From a Christian perspective, terror at Christmas should hardly be a surprise. Terror is written into the Christmas story itself. For Jesus was born into an oppressive and violent society, and, according to the scriptural stories, the holy family was forced to flee into Egypt as refugees, in the face of Herod’s massacre of the innocents. Yet Christ’s birth stands as a sign that such darkness, then and now, is not the end. There is something much, much stronger and deeper and transforming. So let us trust in that Spirit, shown also in the Magi, people of very different faith and culture, who left their comfort to share the light and love of God at the birth of Jesus. May that peace prevail in our hearts, our community and our world, that Toowoomba with Sydney may be fresh beacons of compassion and peace in the days ahead. Let us ride together on the path of peace.
A great Christian (Hans Kung) once said ‘there will not be peace in the world until there is peace between the religions of the world, and there will not be peace between the religions until religious people meet, understand one another, and work together for peace.’ Recent events, especially in the Middle East, show how true this is. Perhaps in the past it was possible for different religions to ignore one another or to compete, sometimes violently. Today, when people of different faith live next door to each another, we need another way...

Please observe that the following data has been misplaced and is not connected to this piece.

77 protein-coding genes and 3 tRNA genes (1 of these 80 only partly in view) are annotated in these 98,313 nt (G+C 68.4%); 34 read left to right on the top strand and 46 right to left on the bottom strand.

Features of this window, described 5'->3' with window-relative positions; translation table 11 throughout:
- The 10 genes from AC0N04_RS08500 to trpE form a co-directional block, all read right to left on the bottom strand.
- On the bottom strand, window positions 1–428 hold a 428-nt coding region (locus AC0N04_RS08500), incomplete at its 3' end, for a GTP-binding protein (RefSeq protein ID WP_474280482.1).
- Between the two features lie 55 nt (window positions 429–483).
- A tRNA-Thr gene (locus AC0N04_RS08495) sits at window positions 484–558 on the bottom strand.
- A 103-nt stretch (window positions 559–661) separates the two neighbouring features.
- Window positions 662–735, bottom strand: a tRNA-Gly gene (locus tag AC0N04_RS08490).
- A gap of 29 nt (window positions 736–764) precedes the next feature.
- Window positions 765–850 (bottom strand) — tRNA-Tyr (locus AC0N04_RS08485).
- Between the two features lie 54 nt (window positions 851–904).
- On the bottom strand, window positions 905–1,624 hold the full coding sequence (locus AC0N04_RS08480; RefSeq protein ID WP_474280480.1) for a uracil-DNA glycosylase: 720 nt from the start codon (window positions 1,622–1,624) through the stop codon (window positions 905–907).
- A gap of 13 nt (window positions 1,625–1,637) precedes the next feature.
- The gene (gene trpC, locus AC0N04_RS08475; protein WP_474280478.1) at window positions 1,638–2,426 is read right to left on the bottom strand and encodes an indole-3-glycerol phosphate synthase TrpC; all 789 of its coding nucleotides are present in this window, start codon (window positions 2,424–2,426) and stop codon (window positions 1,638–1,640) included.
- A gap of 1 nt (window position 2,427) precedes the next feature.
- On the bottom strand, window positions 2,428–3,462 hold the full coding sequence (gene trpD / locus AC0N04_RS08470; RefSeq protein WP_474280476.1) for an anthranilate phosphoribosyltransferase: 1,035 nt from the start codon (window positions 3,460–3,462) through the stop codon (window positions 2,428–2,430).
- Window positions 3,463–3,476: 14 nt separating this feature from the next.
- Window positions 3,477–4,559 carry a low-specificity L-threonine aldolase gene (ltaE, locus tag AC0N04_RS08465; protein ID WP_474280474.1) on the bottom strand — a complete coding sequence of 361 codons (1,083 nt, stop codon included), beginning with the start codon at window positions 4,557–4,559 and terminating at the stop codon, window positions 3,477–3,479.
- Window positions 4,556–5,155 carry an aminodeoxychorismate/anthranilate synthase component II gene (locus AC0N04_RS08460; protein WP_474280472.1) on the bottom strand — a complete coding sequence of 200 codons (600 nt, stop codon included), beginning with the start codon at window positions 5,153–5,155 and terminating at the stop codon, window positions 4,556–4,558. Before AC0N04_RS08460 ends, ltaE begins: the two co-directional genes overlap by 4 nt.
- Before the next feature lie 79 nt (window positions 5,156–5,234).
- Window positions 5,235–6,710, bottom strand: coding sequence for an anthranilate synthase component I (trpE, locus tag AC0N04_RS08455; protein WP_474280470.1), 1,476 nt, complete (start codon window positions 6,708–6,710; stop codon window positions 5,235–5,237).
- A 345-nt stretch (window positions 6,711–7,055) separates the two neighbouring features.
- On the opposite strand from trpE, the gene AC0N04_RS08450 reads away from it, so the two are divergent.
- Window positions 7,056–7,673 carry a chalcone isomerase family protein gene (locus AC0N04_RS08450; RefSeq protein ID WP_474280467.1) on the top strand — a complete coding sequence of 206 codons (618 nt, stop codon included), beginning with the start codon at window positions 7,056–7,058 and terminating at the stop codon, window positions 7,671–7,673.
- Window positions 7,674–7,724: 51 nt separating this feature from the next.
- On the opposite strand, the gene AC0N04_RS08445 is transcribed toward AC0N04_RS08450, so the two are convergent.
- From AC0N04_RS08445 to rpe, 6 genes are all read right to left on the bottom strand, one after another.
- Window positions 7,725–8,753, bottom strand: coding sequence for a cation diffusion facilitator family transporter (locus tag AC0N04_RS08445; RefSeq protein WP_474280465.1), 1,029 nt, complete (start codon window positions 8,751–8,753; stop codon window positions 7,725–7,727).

John Donne's view that 'no one is an island' becomes ever more real in our increasingly interconnected world. Recent violence across the globe has certainly impacted on Australians in a variety of ways, including directly in Toowoomba with the tragic loss of two deeply loved and respected doctors in the destruction of the MH17 flight. Others are directly or indirectly affected by war and violence elsewhere. This can easily raise tensions and prejudices. In addition to a number of community laments and intercessions (such as our ecumenical and interfaith service after the MH17 tragedy and the Day of Prayer for Iraq), local Toowoomba leaders are therefore renewing our efforts to work together for peace and harmony. For peace is not something we can take for granted but always has to be renewed by active relationships and purposeful prayer and action. In this we remain blessed in Toowoomba by our 'Model City' peace and harmony network. It was thus good this week to meet with other members of our Goodwill Committee to talk about how we can make a common stand against violence (see conversation photo above), reaffirming the commitment of all our varied faith and community groups to nurture a more inclusive and humane future. ABC journalist Belinda Sanders was then able to interview us for local radio, helping the positive values of our faiths and communities to balance out the violent excesses which are often over-exaggerated by less responsible media and which then feed negative responses based too much on fear and insecurity.